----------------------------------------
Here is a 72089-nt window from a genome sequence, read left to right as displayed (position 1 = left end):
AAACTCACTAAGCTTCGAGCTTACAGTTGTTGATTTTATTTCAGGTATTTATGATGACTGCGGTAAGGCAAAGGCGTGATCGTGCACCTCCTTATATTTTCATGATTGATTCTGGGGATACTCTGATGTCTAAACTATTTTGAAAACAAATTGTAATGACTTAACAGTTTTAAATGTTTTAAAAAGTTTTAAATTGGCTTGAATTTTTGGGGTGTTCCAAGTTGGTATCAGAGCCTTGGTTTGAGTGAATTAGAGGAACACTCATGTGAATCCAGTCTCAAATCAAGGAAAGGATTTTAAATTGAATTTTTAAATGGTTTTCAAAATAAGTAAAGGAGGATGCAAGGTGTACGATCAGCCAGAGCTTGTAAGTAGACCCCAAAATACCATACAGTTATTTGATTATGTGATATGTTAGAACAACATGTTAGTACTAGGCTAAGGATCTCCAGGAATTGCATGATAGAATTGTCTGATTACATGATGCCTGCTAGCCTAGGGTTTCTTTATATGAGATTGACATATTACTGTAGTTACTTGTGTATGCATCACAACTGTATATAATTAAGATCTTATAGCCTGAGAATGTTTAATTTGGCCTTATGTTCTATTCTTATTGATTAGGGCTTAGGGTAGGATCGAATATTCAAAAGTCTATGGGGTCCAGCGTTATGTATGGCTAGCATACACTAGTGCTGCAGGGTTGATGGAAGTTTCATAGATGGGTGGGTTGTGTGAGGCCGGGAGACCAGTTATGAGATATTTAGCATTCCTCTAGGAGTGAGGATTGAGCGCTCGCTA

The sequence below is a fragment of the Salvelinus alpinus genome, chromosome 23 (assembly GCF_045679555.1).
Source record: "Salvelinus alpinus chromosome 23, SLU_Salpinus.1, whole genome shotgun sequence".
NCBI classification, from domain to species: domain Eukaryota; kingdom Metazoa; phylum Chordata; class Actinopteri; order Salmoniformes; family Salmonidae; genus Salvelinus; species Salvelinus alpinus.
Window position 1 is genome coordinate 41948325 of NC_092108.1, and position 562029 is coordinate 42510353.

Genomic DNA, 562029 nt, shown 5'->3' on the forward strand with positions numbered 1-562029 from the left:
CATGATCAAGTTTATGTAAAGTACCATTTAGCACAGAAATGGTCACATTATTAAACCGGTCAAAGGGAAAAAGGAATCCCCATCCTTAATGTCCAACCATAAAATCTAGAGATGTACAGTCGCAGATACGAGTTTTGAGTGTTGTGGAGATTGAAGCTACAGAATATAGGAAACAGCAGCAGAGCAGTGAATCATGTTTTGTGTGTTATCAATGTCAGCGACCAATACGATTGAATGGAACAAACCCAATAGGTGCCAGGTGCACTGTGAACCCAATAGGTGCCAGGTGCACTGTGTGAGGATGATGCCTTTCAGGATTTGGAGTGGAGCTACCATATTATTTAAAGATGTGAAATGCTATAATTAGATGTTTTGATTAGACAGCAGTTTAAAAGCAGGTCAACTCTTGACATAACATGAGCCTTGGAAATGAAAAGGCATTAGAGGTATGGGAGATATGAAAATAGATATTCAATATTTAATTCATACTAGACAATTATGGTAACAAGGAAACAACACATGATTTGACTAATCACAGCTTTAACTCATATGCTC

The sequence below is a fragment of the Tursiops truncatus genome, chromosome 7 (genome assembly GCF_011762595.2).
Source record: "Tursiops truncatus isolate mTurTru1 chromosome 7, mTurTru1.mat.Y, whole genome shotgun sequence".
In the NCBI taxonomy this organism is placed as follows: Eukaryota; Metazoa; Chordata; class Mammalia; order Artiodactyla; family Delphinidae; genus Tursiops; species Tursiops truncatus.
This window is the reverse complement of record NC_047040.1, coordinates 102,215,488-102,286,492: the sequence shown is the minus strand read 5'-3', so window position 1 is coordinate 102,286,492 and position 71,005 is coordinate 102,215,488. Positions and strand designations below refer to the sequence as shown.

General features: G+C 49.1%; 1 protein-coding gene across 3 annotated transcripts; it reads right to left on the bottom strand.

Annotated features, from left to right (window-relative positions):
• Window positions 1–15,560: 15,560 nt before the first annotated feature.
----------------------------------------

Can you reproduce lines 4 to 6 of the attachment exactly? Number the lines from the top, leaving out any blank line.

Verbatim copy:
Source record: "Salvelinus alpinus chromosome 23, SLU_Salpinus.1, whole genome shotgun sequence".
NCBI classification, from domain to species: domain Eukaryota; kingdom Metazoa; phylum Chordata; class Actinopteri; order Salmoniformes; family Salmonidae; genus Salvelinus; species Salvelinus alpinus.
Window position 1 is genome coordinate 41948325 of NC_092108.1, and position 562029 is coordinate 42510353.